Nirvana Refuses to Play ‘Smells Like Teen Spirit’ After the Crowd Hurls Sexist Insults at the Opening Act (Buenos Aires, 1992)

“Anger is an ener­gy,” shouts John Lydon, aka John­ny Rot­ten, on Pub­lic Image Limited’s “Rise,” the 1986 sin­gle writ­ten in reac­tion to Apartheid South African and North­ern Irish inter­ro­ga­tion tech­niques. In typ­i­cal fash­ion, Lydon suc­cinct­ly sums up the motive force of punk, in a song, as he told MTV’s Kevin Seal, about “all kinds of tor­ture,” which “doesn’t real­ly achieve any­thing. Vio­lence doesn’t real­ly achieve any­thing.”

Some angry ener­gy cre­ates, and some does noth­ing but destroy. A few years lat­er, Nir­vana brought the angry ener­gy of punk back into main­stream con­scious­ness, with a front­man who spoke out fre­quent­ly against sex­ism and sex­ist vio­lence. In 1992, the band—already a glob­al phe­nom­e­non after the release of Nev­er­mind and the explo­sive suc­cess of “Smells Like Teen Spir­it”—per­formed a par­tic­u­lar­ly pissed-off-yet-cre­ative live set. They did so in reac­tion to a wave of abuse hurled at their open­ing act by a crowd of 50,000 in Buenos Aires.

“We brought this all-girl band over from Port­land called Calami­ty Jane,” Kurt Cobain lat­er remem­bered. “Dur­ing their entire set, the whole audi­ence… was throw­ing mon­ey and every­thing out of their pock­ets, mud and rocks, just pelt­ing them. Even­tu­al­ly the girls stormed off cry­ing. It was ter­ri­ble, one of the worst things I’ve ever seen, such a mass of sex­ism all at once.”

Enraged, Cobain threat­ened to can­cel, but was talked out of it by bassist Krist Novasel­ic. Instead, the band took the stage and “open­ly mocked the audi­ence,” writes Alex Young at Con­se­quence of Sound, “by play­ing most­ly rar­i­ties and the back­end of Nev­er­mind.” Cobain at least man­aged to turn the ugly moment into a pos­i­tive expe­ri­ence for his band.

We end­ed up hav­ing fun, laugh­ing at them (the audi­ence). Before every song, I’d play the intro to ‘Smells Like Teen Spir­it’ and then stop. They didn’t real­ize that we were protest­ing against what they’d done. We played for about forty min­utes, and most of the songs were off Inces­ti­cide, so they didn’t rec­og­nize any­thing. We wound up play­ing the secret noise song (‘End­less, Name­less’) that’s at the end of Nev­er­mind, and because we were so in a rage and were just so pissed off about this whole sit­u­a­tion, that song and whole set were one of the great­est expe­ri­ences I’ve ever had.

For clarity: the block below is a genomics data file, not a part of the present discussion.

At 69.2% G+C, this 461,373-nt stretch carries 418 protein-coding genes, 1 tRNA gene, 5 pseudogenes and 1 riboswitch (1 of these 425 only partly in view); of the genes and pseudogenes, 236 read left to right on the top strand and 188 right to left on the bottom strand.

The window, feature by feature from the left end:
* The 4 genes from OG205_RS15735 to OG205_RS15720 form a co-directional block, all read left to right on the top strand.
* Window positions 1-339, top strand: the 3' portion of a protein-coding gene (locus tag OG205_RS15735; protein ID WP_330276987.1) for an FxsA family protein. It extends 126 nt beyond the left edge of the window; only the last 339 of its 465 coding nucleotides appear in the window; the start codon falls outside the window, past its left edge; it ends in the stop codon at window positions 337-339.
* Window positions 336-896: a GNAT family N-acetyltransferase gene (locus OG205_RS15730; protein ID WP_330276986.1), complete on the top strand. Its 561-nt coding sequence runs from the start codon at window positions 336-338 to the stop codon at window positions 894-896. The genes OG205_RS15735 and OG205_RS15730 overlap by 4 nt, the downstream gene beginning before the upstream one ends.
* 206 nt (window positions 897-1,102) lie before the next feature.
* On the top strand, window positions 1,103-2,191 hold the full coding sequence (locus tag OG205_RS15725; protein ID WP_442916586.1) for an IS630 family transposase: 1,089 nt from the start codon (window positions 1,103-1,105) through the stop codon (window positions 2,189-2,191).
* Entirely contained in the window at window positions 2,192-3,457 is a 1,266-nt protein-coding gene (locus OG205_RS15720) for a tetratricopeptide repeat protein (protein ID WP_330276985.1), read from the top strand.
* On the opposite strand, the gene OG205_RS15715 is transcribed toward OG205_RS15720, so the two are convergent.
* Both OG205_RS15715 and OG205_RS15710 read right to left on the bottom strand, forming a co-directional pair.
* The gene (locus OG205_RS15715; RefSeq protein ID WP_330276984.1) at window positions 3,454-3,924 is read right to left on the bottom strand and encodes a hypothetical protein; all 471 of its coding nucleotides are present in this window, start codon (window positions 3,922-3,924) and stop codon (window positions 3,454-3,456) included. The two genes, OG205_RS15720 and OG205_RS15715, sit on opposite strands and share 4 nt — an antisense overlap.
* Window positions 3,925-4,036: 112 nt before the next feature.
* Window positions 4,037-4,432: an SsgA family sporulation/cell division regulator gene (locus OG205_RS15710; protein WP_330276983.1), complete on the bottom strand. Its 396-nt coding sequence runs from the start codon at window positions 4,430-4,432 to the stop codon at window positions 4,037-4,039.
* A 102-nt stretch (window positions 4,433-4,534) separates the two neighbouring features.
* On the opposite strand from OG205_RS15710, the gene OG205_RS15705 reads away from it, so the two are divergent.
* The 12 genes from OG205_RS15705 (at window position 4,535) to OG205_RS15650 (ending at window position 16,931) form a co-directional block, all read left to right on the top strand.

The whole show was cap­tured on film by a pro­fes­sion­al crew, and you can watch it above to see what the expe­ri­ence was like for the audi­ence. The open­ing track, “Nobody Knows I’m New Wave,” is “one of only a hand­ful of Nir­vana songs,” notes Young, “nev­er to be released. Nir­vana archivists the­o­rize the impromp­tu jam was made up on the spot.”

You’ll also see from the track­list below that Cobain “was mis­re­mem­ber­ing or embell­ish­ing a bit here and there,” writes Dan­ger­ous Minds. “While they did unearth a hand­ful of rar­i­ties from their odds-n-ends col­lec­tion Ins­es­ti­cide… as well as ‘All Apolo­gies’ (it lat­er turned up on In Utero)… they also played most of Nev­er­mind.” Nonethe­less, we can see the show, with its abra­sive open­ing jam (“I promise to shit on your head”) as an attempt to both alien­ate obnox­ious fans and turn rage into a cre­ative force.

Nobody Knows I’m New Wave
Drain You
Spank Thru
Come as You Are
Lounge Act
About a Girl
In Bloom
Ter­ri­to­r­i­al Piss­ings
Been a Son
On a Plain
Neg­a­tive Creep

All Apolo­gies
End­less, Name­less

via Dan­ger­ous Minds

Relat­ed Con­tent:

Watch Nir­vana Per­form “Smells Like Teen Spir­it,” Just Two Days After the Release of Nev­er­mind (Sep­tem­ber 26, 1991)

The First Live Per­for­mance of Nirvana’s “Smells Like Teen Spir­it” (1991)

Nirvana’s Last Con­cert: Audio/ Video Record­ed on March 1, 1994

Josh Jones is a writer and musi­cian based in Durham, NC. Fol­low him at @jdmagness

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